Four out of seven students in a previous-generation Honda City died when the speeding car fell off the flyover at West Delhi’s Punjabi Bagh. All seven students were headed to a college exam at Narela when tragedy struck. While two died at the spot, two others succumbed to grievous injuries at the hospital where they were being treated. Two others remain critical while one student is said to be out of danger, but under observation.
How did it happen?
All seven students met at a house in east Punjabi Bagh at about 8 AM yesterday. All of them got into the Honda City, and at about 830 AM, they headed to college – Delhi Institute of Professional studies – at Narela. The car, according to the police, was being driven at a high speed. The students were on their way to write an exam.
When the overloaded car was on the Punjabi Bagh flyover, it went out of control apparently due to a tyre burst. The car skidded across the flyover, crashed through the retaining wall and fell off the flyover, upside down. Slum dwellers under the flyover sprung into action and managed to turn the car around, and pulled the unconscious students out of the car.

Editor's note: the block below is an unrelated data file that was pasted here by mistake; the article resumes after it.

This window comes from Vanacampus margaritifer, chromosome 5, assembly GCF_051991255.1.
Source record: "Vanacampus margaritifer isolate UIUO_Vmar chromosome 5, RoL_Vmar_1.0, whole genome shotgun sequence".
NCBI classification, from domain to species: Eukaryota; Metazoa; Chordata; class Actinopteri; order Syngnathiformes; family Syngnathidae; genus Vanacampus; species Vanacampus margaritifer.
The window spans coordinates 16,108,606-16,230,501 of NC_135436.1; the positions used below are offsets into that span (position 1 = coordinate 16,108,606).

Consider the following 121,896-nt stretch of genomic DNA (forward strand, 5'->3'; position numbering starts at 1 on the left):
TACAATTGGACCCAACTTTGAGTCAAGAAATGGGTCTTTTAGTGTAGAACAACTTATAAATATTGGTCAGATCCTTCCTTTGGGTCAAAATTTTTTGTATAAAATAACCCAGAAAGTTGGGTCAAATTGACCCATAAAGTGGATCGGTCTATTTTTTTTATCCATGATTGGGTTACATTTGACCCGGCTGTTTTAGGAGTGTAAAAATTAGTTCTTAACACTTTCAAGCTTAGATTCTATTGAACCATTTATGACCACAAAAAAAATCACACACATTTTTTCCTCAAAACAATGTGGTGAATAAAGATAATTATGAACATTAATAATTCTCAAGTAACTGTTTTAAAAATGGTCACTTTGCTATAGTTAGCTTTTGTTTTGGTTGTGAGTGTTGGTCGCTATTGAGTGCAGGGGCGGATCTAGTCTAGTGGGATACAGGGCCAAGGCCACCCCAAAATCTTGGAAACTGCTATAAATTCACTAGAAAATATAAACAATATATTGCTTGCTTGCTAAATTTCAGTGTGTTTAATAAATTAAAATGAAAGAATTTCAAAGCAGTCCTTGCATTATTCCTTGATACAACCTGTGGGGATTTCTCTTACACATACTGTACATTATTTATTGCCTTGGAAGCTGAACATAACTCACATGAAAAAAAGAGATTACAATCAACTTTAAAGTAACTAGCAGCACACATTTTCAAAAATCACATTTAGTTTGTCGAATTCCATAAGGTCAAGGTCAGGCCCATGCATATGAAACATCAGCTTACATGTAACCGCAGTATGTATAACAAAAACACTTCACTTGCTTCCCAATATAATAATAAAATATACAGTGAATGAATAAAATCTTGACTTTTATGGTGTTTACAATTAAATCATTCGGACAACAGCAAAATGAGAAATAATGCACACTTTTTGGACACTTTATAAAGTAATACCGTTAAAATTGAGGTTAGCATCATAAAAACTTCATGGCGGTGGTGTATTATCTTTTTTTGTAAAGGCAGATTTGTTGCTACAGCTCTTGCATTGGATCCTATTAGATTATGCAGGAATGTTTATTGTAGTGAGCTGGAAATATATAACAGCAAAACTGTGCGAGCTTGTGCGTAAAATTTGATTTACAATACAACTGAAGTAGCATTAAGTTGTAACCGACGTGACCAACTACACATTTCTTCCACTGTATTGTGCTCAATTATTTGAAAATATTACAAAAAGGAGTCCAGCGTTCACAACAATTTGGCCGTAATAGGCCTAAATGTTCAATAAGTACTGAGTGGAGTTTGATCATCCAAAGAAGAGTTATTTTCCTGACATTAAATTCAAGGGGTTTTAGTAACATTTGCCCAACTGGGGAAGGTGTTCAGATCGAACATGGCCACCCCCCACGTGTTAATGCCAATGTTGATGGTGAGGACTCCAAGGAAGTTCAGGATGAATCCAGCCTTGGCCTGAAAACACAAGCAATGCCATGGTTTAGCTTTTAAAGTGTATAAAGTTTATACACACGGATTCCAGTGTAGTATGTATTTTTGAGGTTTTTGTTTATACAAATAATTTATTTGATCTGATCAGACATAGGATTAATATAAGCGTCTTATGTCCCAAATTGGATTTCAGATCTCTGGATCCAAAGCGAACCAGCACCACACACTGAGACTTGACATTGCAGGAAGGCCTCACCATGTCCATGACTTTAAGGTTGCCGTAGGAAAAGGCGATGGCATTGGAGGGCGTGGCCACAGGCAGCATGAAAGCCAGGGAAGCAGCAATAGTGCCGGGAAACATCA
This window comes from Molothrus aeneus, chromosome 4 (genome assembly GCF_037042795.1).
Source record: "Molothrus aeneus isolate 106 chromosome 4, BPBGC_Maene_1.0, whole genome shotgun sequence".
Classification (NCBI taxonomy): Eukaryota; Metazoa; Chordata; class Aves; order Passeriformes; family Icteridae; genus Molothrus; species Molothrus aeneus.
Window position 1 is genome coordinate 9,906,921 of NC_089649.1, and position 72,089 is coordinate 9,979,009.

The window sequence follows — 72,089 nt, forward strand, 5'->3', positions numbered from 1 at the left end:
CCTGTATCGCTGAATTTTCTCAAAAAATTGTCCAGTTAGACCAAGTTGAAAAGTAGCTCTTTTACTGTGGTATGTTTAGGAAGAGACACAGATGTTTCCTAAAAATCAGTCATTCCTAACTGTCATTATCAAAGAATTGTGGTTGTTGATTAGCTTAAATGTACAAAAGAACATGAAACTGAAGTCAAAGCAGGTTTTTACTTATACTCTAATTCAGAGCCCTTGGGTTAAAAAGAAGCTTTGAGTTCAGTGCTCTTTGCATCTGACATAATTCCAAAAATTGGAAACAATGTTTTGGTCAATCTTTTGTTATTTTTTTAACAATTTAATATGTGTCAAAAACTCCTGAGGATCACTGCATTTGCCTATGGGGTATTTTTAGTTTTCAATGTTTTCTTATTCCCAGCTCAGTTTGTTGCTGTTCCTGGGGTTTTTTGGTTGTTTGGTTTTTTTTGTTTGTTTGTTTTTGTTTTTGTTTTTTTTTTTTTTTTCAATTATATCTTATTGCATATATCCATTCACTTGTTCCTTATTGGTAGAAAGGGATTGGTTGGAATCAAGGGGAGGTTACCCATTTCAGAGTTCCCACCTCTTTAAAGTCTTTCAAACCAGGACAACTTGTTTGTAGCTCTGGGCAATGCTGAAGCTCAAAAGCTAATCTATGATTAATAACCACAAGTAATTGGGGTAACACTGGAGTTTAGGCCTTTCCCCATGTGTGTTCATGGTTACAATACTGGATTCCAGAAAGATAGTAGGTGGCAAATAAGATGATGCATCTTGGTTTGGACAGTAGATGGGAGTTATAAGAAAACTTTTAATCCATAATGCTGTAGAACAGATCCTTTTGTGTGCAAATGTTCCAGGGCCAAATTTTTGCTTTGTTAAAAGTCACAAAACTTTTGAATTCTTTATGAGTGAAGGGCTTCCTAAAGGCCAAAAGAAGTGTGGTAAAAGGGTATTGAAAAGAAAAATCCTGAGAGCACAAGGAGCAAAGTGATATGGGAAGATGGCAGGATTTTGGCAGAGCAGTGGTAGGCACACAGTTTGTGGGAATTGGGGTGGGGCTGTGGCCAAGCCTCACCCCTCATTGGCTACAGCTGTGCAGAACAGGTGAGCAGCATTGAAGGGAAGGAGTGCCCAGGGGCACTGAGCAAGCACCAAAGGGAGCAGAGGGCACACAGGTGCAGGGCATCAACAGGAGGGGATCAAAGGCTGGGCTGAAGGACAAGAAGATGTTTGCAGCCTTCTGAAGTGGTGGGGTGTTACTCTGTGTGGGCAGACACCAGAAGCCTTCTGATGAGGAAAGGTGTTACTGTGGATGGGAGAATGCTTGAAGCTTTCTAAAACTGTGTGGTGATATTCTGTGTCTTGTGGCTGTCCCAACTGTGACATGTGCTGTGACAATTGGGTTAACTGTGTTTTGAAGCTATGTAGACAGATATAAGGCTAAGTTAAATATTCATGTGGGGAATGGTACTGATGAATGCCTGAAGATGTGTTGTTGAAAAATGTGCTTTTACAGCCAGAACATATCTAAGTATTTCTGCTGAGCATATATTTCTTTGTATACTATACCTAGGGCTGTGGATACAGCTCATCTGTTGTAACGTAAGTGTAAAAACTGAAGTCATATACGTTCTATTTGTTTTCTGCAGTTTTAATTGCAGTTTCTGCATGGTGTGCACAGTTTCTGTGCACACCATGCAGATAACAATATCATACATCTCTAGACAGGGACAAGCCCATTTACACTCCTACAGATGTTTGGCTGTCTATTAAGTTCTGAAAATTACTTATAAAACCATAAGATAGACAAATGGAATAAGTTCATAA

While it took about 15 minutes for the students to be extricated from the car, two of them – Sanchit (18) and Ritu (18) were declared brought dead. Rajat (22), the driver of the car, succumbed to his injuries at hospital while Garima (20) died at the hospital earlier today. Two others, Rishabh and Raja, continue to be critical while Pranav is said to be out of danger.
A Delhi police official stated that the car could be doing at least 100 Kph based on the CCTV footage of the incident. Also, the car was overloaded, with 3 students at the front and 4 at the back. It’s likely that at least two students weren’t wearing seat belts as the Honda City sedan seats only 5 and has 5 seat belts.
Overloading, a prime cause of tyre bursts
Overloading is a prime cause of tyre bursts. Loading a car to beyond its carrying capacity puts additional load on the tyres, sometimes causing it to burst. Also, overloading stresses other critical components of the car such as brakes and suspension. When overloaded, components are likely to work at less than optimum levels, causing the car to easily go out of control, especially at high-speed. Not wearing seat belts can cause occupants of a car to be tossed around in an accident, and this can cause fatal injuries. In the flyover crash at Delhi, all these factors – speed, tyre burst, no-seatbelts and overloading – seem to have come together, causing a tragedy.
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